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You all know the old adage, "there are lies, damned lies and statistics". Never has this been more true than today when access to all sorts of information has never been easier. The wise amongst us, however, will know to look behind the figures to get to the real truth.

A few weeks ago figures were published to show that the number of people being dealt with in the criminal justice system has fallen to its lowest level for 43 years. Good news, you might think, until you consider the impact of the current initiative for "restorative justice" where offenders can meet their victims or be ordered to do work in the community to avoid going through the court system and thereby fall outside of these published figures.

Consider again a report published this month by Her Majesty’s Inspectorate of Constabulary (HMIC), and commissioned by our Police & Crime Commissioner for Kent, Anne Barnes, which found, amongst other things, that Kent Police had under recorded approximately one in ten crimes and where cautions or penalty notices had been issued inappropriately to those who should have been charged and brought through the courts. The report also found that the blight of statistics and target chasing had led to some officers focusing on categories of crime which have the best chance of a quick and easy resolution rather than more serious crimes or those having the greatest impact on the people and communities in Kent.

At a time of financial hardship and when resources are being squeezed, it is perhaps not surprising that these things happen. The lesson is, however, that cheaper does not equal best value.

The same applies to the Government’s current attempts to cut the Legal Aid budget in the criminal justice system. Resurrecting an idea first considered (and later ditched as unworkable) by the last Labour government under the title Best Value Tendering (BVT), the current Lord Chancellor, Chris Grayling, is seeking to implement Price Competitive Tendering (PCT). In essence, this amounts to the removal of a person’s ability to choose a solicitor if they have the misfortune of being arrested and/or charged with an offence. Instead a solicitor will be appointed for them by the state from an organisation (not necessarily a law firm) which has bid the lowest price to do the work. Any price bid must be at least 17.5% less than current rates which have not increased since 1997. A recipe for shoddy work is made worse by a financial incentive to get those charged to plead guilty. Unsurprisingly this has met with almost universal opposition, and not just from the legal profession. Unfazed, Chris Grayling quotes figures and statistics with the assistance of the Daily Mail only for these to be exposed as misleading by none other than the Mail On Sunday.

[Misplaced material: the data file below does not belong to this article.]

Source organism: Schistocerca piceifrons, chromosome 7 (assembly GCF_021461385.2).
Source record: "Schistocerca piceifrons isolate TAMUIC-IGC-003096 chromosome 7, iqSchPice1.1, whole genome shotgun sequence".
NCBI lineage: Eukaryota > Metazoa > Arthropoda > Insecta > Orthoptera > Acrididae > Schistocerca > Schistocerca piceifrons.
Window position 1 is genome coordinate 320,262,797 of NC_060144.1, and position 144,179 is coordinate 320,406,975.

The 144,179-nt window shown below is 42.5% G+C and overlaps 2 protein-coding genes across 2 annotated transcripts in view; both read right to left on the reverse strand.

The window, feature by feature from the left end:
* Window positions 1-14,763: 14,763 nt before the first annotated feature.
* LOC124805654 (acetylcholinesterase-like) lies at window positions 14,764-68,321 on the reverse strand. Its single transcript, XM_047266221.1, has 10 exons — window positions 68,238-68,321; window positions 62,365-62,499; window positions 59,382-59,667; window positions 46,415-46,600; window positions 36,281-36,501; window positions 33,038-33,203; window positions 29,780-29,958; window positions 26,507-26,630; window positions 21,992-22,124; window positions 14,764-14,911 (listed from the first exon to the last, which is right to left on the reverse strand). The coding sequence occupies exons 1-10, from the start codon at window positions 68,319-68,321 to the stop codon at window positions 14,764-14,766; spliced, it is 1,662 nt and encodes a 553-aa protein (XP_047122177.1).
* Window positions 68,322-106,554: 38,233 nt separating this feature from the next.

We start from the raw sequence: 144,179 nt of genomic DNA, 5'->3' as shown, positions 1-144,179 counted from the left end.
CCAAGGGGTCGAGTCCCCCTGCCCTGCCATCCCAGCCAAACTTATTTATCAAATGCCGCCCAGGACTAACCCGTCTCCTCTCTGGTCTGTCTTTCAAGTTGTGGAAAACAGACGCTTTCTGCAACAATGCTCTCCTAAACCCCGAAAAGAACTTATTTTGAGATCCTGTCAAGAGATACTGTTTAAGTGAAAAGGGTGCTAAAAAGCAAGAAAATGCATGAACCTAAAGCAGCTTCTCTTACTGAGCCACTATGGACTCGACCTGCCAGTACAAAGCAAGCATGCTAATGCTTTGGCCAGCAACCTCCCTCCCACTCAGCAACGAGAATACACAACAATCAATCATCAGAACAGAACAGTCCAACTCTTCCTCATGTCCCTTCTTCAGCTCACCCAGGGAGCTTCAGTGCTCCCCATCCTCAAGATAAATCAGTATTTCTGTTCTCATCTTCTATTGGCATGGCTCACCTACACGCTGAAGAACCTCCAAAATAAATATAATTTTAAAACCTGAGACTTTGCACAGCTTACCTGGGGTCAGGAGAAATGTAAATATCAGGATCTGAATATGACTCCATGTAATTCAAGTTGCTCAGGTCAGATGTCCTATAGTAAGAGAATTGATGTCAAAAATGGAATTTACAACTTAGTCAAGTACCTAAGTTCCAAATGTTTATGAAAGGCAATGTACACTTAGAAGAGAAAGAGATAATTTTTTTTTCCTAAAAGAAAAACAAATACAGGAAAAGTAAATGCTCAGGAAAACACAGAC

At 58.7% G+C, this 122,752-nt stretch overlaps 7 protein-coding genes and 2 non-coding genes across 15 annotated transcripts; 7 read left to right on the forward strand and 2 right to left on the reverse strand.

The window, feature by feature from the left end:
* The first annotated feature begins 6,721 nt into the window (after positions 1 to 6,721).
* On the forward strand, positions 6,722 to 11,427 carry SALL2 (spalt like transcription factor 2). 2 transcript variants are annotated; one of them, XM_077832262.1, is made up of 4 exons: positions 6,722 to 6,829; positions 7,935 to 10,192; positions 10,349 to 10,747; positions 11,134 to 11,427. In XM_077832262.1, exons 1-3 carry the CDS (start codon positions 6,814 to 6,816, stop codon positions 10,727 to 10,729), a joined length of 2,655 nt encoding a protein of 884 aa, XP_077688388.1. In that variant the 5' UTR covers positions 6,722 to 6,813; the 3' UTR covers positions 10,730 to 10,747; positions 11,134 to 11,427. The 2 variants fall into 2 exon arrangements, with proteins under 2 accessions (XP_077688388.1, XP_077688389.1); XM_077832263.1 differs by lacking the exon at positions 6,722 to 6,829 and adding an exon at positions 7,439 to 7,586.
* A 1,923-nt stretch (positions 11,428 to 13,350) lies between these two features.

The battle rages on but, at its heart, this is a battle that should concern us all. We can take pride, at present, in a system of justice which is the envy of the world. Nowhere is this more important than in the criminal justice system which deals with the most vulnerable (the Prison Reform Trust says 70% of the 84,000 prison population in England and Wales has two or more mental health disorders). We, at Gullands, have recognised the valuable role played by criminal defence lawyers in this country and are one of a dwindling number of high street practices still offering this service. We can be contacted 24 hours a day, 7 days a week for so long as Government plans allow.

John Roberts can be contacted at